Bug 154118 - Colorfilter expressions matching incorrectly in ethereal-gnome
Colorfilter expressions matching incorrectly in ethereal-gnome
Product: Fedora
Classification: Fedora
Component: ethereal (Show other bugs)
i686 Linux
medium Severity medium
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Assigned To: Radek Vokal
Depends On:
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Reported: 2005-04-07 12:15 EDT by Robert Nichols
Modified: 2007-11-30 17:11 EST (History)
0 users

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Doc Type: Bug Fix
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Last Closed: 2005-04-11 05:39:22 EDT
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Attachments (Terms of Use)
Capture file, 6 packets, from tcpdump. (548 bytes, application/octet-stream)
2005-04-07 12:19 EDT, Robert Nichols
no flags Details

  None (edit)
Description Robert Nichols 2005-04-07 12:15:27 EDT
From Bugzilla Helper:
User-Agent: Mozilla/5.0 (X11; U; Linux i686; en-US; rv:1.7.6) Gecko/20050323 Firefox/1.0.2 Fedora/1.0.2-1.3.1

Description of problem:
Color filter expressions falsely match packets where no match should occur.

Version-Release number of selected component (if applicable):

How reproducible:

Steps to Reproduce:
1. Start a clean (no existing .ethereal directory) instance of ethereal.
2. Open the attached (short) capture file.
3. Open the Color Filter dialog and create a new filter named "mysrc" with an
   expression "ip.src== && tcp" and a background color "green".
4. Click on "Apply".

Actual Results:  In addition to the correct packets (2 and 5), packets 3 and 6, which have neither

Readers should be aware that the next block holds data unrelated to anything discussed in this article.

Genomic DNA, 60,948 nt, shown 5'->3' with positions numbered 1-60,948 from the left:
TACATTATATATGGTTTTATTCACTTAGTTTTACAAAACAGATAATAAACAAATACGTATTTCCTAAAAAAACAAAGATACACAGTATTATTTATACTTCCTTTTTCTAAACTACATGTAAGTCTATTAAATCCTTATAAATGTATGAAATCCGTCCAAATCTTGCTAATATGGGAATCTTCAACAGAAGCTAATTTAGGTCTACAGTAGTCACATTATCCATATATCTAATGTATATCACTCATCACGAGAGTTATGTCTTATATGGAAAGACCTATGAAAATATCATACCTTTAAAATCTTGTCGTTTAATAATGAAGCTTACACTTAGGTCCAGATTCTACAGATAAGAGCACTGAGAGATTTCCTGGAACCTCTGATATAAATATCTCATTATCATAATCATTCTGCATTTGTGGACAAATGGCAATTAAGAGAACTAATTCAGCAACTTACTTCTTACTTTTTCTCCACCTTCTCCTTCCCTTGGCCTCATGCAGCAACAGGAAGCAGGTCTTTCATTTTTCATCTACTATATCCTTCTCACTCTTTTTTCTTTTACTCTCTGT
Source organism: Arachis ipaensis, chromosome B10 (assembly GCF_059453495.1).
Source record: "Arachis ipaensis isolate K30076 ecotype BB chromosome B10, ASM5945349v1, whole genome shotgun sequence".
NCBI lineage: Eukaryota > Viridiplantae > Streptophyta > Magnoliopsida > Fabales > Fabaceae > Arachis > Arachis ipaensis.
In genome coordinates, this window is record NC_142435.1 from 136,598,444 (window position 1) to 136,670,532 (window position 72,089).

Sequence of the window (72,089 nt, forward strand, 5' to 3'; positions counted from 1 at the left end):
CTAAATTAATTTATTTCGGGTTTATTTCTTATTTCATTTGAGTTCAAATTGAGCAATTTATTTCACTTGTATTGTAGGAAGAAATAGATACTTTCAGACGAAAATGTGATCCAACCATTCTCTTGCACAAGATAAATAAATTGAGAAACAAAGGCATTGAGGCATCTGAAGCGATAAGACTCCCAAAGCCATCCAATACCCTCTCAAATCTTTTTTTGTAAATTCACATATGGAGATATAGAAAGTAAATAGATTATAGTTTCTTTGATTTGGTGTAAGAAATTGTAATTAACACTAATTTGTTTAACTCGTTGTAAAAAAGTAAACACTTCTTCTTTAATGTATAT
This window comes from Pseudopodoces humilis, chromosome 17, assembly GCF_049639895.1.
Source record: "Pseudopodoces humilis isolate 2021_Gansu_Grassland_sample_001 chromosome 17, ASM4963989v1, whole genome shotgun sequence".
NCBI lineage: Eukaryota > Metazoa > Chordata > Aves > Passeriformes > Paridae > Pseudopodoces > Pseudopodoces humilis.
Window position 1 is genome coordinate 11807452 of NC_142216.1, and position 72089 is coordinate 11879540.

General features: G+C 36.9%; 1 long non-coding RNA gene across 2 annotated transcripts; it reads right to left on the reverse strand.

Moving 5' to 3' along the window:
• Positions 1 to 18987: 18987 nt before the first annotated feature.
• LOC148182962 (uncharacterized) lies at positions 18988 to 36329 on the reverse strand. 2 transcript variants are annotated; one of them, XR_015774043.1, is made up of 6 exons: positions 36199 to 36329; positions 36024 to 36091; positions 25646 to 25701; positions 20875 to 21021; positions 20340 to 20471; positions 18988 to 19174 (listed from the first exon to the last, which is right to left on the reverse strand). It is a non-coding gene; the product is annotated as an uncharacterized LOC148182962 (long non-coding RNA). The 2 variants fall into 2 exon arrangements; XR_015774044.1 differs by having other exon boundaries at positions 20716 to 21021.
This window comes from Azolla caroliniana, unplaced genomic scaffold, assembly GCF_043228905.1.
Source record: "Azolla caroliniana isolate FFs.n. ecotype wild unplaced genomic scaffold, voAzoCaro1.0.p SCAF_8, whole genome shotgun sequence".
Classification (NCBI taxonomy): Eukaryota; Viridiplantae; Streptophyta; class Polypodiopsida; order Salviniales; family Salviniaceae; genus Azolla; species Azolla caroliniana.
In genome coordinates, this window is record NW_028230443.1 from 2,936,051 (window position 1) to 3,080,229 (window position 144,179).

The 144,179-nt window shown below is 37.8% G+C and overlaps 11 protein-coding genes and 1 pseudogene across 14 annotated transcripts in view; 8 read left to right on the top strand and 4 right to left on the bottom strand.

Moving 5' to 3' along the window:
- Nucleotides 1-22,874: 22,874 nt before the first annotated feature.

the correct source IP address nor the correct protocol, will be displayed with a
green background.

Expected Results:  Only packets 2 and 4 should be colored.

Additional info:

gnome-desktop-2.8.0-3  libpcap-0.8.3-7

With multiple, complex color filter expressions there are some strange
interactions.  This is the simplest example I have found.
Comment 1 Robert Nichols 2005-04-07 12:19:40 EDT
Created attachment 112819 [details]
Capture file, 6 packets, from tcpdump.
Comment 2 Robert Nichols 2005-04-07 12:27:30 EDT
Expected results section should read: "Only packets 2 and 5 should be colored."
Comment 3 Radek Vokal 2005-04-11 05:39:22 EDT
I've discussed it with ethereal developers and here's a conclusion. It's
generaly not a bug.

ip.src== means, for ethereal, "in this packet there is a 
source field inside an IP header that equals"; it does not
mean "the first IP header in this packet has a source field that equals". In your capture packets 3 and 6 are ICMP, and the ICMP
payload includes IP headers with those values.

As a practical tip, "ip.src== && tcp &&!icmp" should give
the results you are looking for.
Comment 4 Robert Nichols 2005-04-11 16:21:44 EDT
Thanks _very_ much for investigating that.  I never would have guessed that
ethereal would dig down into the returned IP header within the ICMP message
and match on the fields within that header.  That level of unexpected
sophistication is actually pretty scary, but it explains all of the strange
behavior I've been seeing.

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